Friday, February 27, 2009

Ruta 40

When I last left you I think I was stuck in the rain in Chile after Marty dumped the bike. Things did not get much better. We headed down the road and found it was impassable. In fact. impassable would be an improvement. The bridges were out. The water in the towns along the way had been turnd off because of floooding, and people were stuck for three days before they could even turn around.

So we headed for Pto Ibanez and waited a day for a ferry to Chile Chico, Chile where we were able to cross the border to Argentina. It was dry and clear.

Ruta 40 is the main north- south road in Argentina along the front slope of the Andes. But it is not paved, for the most part. This fact combined with the wind makes it a difficult ride. We rode for eight hours without any town, and spent the night at an Estancia named La Siberia. Estancias are ranchesand some offer lodging. Some are just operating ranches. But La Siberia has real accomodations. Marty and I basically slept in the bunk house. On the first day down ruta 40 we metabout 10 people, eight of which were Germans. At he Estancia we met another German couple who had lived in California for a while anda n Argentine couple and there 3 kids on a fishing vacation. So I ended up speaking more German than Spanish in this remote region.

The high point of the trip down Ruta 40 happened just south of Tres Lagoa on the asphalt. There is a short asphalt section that connects some east-west roads. Some Argentine police on their day off had set up an impromptu check point consisting of 2 orange cones and a private Ford F150 pickup. Our rule every where is we stop at real checkpoints where there is a building, flag, scale and such. But othersise we wave and keep going. So I waved. Marty was not as lucky and as he approached about 15 seconds behind me a cop stepped in front of him and got him pulled over. I pulled up about 500 meteres down the road and waited. When Marty did not come , I went back. Marty was talking with the cop and had given him copies of his license and registration, which did not please the guy. He was kind of surprised when I came back and pulled in behind him. The cop wanted original papers and wanted to search Marty´s top bag. Marty told him “ sure – at the municipal office. I don´t open anything on the road”. The stop was obviosly not legitimate because the cops did not want to go to town with 2 foreigners. So Marty is now 1 for 1 with the cops. Those guys were so perplexed when we refused to give original documents. It gives them nothing to hold on to. And we never refused to comply, we just say “ we will do it at the station”. Out attitude with cops trying to shake us down now is that we have all the time in the world. They don´t.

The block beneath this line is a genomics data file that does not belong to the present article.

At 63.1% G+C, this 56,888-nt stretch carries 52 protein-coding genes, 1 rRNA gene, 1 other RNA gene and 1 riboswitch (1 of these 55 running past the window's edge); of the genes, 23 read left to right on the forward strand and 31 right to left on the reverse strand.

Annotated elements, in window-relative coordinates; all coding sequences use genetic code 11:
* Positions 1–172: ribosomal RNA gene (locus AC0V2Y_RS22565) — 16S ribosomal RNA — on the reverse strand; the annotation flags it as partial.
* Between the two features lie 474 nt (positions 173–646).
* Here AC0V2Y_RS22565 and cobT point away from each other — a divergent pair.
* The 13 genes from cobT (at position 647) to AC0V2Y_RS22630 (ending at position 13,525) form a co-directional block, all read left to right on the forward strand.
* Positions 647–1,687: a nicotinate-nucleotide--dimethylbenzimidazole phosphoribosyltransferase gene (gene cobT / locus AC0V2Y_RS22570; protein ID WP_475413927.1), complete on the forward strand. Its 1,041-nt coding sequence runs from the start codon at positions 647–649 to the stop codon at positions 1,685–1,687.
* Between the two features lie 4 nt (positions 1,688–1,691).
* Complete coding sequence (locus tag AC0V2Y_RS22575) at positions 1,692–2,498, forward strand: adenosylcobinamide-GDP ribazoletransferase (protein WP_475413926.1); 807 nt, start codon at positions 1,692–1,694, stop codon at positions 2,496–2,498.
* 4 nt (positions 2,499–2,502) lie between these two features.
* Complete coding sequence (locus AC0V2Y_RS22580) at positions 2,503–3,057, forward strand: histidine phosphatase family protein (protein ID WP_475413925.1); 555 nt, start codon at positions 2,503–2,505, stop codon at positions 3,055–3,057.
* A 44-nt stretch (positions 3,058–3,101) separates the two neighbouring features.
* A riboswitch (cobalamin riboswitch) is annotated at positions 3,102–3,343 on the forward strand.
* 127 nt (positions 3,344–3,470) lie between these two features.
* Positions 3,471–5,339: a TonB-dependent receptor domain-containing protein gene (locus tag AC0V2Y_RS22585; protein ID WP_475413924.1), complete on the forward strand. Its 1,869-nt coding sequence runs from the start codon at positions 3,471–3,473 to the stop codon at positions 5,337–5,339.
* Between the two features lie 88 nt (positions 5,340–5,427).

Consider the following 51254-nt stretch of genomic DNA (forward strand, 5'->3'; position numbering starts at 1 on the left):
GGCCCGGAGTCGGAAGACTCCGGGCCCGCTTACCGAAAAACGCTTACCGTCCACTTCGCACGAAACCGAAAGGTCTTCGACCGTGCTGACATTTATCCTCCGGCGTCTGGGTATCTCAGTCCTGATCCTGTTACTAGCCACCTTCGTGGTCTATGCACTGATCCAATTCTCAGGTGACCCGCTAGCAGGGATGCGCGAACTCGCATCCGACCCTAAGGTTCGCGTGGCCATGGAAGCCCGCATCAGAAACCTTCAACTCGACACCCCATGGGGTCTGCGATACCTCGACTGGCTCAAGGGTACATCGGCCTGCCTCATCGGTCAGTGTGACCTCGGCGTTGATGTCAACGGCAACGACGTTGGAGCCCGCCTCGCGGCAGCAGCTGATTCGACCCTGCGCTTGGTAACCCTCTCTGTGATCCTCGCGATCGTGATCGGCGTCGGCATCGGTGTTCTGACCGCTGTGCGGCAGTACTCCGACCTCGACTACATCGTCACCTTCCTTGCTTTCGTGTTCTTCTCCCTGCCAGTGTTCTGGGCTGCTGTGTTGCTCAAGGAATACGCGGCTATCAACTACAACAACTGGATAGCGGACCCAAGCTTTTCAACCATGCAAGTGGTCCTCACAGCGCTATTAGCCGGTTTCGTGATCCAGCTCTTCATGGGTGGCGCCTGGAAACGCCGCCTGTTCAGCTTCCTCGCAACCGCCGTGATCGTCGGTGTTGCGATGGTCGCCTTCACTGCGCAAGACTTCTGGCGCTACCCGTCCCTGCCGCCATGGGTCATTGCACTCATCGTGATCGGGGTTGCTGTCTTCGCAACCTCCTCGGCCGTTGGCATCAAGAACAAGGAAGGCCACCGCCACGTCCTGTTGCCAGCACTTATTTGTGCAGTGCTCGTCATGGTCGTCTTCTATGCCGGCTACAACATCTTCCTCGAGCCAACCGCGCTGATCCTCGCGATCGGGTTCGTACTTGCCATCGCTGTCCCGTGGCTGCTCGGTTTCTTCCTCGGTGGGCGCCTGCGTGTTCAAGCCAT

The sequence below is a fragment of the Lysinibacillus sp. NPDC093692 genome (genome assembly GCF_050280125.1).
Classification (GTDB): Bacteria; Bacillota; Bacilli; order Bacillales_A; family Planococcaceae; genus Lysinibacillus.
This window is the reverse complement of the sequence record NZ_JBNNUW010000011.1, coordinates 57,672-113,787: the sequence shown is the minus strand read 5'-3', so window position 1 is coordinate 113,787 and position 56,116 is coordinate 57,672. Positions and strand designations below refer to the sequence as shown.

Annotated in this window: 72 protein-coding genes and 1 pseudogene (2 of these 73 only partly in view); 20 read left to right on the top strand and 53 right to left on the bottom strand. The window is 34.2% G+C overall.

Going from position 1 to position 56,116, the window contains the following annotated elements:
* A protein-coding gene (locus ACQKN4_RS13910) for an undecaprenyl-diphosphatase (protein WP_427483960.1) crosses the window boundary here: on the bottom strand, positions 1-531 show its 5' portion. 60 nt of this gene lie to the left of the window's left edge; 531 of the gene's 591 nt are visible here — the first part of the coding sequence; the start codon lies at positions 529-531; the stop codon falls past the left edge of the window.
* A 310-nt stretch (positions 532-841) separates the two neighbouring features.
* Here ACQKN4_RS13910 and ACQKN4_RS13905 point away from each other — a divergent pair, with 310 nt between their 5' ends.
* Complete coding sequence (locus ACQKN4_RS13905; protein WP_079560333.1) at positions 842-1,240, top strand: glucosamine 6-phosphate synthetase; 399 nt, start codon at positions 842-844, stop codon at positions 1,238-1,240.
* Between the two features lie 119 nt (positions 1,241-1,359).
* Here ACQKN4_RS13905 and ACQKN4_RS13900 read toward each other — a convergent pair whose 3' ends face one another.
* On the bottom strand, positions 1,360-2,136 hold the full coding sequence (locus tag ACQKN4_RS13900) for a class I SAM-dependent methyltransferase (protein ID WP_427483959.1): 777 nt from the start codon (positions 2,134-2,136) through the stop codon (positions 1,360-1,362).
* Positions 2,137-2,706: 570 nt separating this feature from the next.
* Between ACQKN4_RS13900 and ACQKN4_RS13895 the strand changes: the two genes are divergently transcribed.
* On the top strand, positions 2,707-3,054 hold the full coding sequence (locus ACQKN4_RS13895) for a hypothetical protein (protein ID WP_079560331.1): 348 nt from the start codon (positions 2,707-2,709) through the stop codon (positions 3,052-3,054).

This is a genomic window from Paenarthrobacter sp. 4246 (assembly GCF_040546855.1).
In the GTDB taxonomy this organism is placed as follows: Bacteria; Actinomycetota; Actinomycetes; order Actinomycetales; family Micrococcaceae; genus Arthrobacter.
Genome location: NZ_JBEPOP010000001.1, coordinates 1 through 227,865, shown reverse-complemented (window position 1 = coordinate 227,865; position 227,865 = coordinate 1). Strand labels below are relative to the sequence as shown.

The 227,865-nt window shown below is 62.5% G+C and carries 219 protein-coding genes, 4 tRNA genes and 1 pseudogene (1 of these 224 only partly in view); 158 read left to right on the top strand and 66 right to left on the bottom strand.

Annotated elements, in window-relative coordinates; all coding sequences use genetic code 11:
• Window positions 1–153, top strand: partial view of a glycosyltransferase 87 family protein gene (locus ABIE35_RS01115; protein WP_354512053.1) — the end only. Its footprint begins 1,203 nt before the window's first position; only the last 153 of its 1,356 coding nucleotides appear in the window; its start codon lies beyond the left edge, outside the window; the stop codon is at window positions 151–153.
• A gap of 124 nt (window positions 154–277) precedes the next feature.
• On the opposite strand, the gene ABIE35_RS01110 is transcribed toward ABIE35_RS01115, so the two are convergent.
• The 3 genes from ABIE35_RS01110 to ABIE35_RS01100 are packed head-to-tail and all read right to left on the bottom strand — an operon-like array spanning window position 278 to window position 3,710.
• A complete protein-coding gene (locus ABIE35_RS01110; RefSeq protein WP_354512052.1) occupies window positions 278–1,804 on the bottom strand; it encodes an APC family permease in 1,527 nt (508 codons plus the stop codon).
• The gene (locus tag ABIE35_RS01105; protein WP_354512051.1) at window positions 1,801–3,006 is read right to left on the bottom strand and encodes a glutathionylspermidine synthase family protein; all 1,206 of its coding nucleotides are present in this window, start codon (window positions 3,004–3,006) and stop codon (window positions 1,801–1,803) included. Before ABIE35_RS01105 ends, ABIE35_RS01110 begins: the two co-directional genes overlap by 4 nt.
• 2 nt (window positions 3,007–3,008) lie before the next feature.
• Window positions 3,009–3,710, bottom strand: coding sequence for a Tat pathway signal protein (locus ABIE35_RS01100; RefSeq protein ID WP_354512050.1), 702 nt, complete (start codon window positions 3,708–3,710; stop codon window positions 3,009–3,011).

Then it was on to Perito Moreno glacier and the great town of El Calafate. I need to write a separate blog on Perito Moreno and the next stop Torres del Paine in Chile. But I have attached some photos in the mean time. Today we are on Tierra Del Fuego and have arrived in Ushuaia. So I have a lot of blog updates to give.


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